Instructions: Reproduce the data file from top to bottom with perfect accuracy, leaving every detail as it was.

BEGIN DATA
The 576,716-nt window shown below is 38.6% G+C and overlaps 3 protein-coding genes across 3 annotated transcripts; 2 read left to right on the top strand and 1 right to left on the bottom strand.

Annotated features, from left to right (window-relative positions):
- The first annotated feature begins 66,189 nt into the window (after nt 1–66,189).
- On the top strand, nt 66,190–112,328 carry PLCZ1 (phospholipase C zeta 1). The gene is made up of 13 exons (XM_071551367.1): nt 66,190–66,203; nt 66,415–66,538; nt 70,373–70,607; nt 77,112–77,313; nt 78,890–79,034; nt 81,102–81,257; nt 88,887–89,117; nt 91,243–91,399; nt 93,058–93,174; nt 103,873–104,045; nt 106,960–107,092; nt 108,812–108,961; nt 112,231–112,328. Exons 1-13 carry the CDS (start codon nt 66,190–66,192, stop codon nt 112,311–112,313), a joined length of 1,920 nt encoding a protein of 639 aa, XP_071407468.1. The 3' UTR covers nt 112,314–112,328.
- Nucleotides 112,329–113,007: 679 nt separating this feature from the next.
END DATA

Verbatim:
The 576,716-nt window shown below is 38.6% G+C and overlaps 3 protein-coding genes across 3 annotated transcripts; 2 read left to right on the top strand and 1 right to left on the bottom strand.

Annotated features, from left to right (window-relative positions):
- The first annotated feature begins 66,189 nt into the window (after nt 1–66,189).
- On the top strand, nt 66,190–112,328 carry PLCZ1 (phospholipase C zeta 1). The gene is made up of 13 exons (XM_071551367.1): nt 66,190–66,203; nt 66,415–66,538; nt 70,373–70,607; nt 77,112–77,313; nt 78,890–79,034; nt 81,102–81,257; nt 88,887–89,117; nt 91,243–91,399; nt 93,058–93,174; nt 103,873–104,045; nt 106,960–107,092; nt 108,812–108,961; nt 112,231–112,328. Exons 1-13 carry the CDS (start codon nt 66,190–66,192, stop codon nt 112,311–112,313), a joined length of 1,920 nt encoding a protein of 639 aa, XP_071407468.1. The 3' UTR covers nt 112,314–112,328.
- Nucleotides 112,329–113,007: 679 nt separating this feature from the next.